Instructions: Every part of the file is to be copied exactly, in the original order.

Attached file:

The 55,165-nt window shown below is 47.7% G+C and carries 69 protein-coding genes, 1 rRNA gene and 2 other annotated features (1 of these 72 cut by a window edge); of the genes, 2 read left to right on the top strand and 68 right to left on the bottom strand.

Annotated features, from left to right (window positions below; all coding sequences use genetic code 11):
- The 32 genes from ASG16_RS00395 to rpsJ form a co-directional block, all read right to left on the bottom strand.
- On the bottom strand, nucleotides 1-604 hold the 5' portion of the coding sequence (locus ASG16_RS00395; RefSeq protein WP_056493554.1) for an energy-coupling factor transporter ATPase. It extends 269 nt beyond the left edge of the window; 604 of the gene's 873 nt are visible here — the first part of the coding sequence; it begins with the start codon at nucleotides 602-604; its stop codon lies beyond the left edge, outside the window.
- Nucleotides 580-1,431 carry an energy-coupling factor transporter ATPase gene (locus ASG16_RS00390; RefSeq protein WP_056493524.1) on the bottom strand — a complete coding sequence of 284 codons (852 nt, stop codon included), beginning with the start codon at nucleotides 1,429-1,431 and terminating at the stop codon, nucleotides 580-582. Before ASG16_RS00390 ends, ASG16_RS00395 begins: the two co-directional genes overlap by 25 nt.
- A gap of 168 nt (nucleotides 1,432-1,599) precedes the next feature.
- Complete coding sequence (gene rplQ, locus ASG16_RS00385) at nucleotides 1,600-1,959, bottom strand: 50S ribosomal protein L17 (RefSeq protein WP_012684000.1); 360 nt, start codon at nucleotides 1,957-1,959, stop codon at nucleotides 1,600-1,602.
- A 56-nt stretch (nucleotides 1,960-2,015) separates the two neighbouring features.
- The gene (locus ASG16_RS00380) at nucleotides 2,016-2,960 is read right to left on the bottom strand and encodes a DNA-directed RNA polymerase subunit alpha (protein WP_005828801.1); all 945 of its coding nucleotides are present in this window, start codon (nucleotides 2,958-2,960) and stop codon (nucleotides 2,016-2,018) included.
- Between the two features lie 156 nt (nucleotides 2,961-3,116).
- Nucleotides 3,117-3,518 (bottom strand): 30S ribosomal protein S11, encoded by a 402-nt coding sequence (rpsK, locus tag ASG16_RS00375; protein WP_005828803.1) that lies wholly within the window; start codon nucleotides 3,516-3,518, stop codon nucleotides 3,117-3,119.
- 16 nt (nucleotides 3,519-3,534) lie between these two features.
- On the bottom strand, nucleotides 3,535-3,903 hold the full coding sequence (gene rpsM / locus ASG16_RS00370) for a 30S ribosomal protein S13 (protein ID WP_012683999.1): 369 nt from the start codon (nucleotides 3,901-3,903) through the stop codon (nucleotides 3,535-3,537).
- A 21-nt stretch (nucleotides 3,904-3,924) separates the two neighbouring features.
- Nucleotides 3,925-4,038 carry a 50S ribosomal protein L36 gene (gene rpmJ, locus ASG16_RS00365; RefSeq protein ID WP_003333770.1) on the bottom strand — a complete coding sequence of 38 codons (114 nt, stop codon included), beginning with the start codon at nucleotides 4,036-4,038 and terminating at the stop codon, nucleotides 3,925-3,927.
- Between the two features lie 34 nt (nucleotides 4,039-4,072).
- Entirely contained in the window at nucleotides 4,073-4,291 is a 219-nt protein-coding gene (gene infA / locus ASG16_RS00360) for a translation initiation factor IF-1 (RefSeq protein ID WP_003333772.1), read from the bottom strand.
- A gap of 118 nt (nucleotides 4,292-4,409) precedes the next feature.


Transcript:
The 55,165-nt window shown below is 47.7% G+C and carries 69 protein-coding genes, 1 rRNA gene and 2 other annotated features (1 of these 72 cut by a window edge); of the genes, 2 read left to right on the top strand and 68 right to left on the bottom strand.

Annotated features, from left to right (window positions below; all coding sequences use genetic code 11):
- The 32 genes from ASG16_RS00395 to rpsJ form a co-directional block, all read right to left on the bottom strand.
- On the bottom strand, nucleotides 1-604 hold the 5' portion of the coding sequence (locus ASG16_RS00395; RefSeq protein WP_056493554.1) for an energy-coupling factor transporter ATPase. It extends 269 nt beyond the left edge of the window; 604 of the gene's 873 nt are visible here — the first part of the coding sequence; it begins with the start codon at nucleotides 602-604; its stop codon lies beyond the left edge, outside the window.
- Nucleotides 580-1,431 carry an energy-coupling factor transporter ATPase gene (locus ASG16_RS00390; RefSeq protein WP_056493524.1) on the bottom strand — a complete coding sequence of 284 codons (852 nt, stop codon included), beginning with the start codon at nucleotides 1,429-1,431 and terminating at the stop codon, nucleotides 580-582. Before ASG16_RS00390 ends, ASG16_RS00395 begins: the two co-directional genes overlap by 25 nt.
- A gap of 168 nt (nucleotides 1,432-1,599) precedes the next feature.
- Complete coding sequence (gene rplQ, locus ASG16_RS00385) at nucleotides 1,600-1,959, bottom strand: 50S ribosomal protein L17 (RefSeq protein WP_012684000.1); 360 nt, start codon at nucleotides 1,957-1,959, stop codon at nucleotides 1,600-1,602.
- A 56-nt stretch (nucleotides 1,960-2,015) separates the two neighbouring features.
- The gene (locus ASG16_RS00380) at nucleotides 2,016-2,960 is read right to left on the bottom strand and encodes a DNA-directed RNA polymerase subunit alpha (protein WP_005828801.1); all 945 of its coding nucleotides are present in this window, start codon (nucleotides 2,958-2,960) and stop codon (nucleotides 2,016-2,018) included.
- Between the two features lie 156 nt (nucleotides 2,961-3,116).
- Nucleotides 3,117-3,518 (bottom strand): 30S ribosomal protein S11, encoded by a 402-nt coding sequence (rpsK, locus tag ASG16_RS00375; protein WP_005828803.1) that lies wholly within the window; start codon nucleotides 3,516-3,518, stop codon nucleotides 3,117-3,119.
- 16 nt (nucleotides 3,519-3,534) lie between these two features.
- On the bottom strand, nucleotides 3,535-3,903 hold the full coding sequence (gene rpsM / locus ASG16_RS00370) for a 30S ribosomal protein S13 (protein ID WP_012683999.1): 369 nt from the start codon (nucleotides 3,901-3,903) through the stop codon (nucleotides 3,535-3,537).
- A 21-nt stretch (nucleotides 3,904-3,924) separates the two neighbouring features.
- Nucleotides 3,925-4,038 carry a 50S ribosomal protein L36 gene (gene rpmJ, locus ASG16_RS00365; RefSeq protein ID WP_003333770.1) on the bottom strand — a complete coding sequence of 38 codons (114 nt, stop codon included), beginning with the start codon at nucleotides 4,036-4,038 and terminating at the stop codon, nucleotides 3,925-3,927.
- Between the two features lie 34 nt (nucleotides 4,039-4,072).
- Entirely contained in the window at nucleotides 4,073-4,291 is a 219-nt protein-coding gene (gene infA / locus ASG16_RS00360) for a translation initiation factor IF-1 (RefSeq protein ID WP_003333772.1), read from the bottom strand.
- A gap of 118 nt (nucleotides 4,292-4,409) precedes the next feature.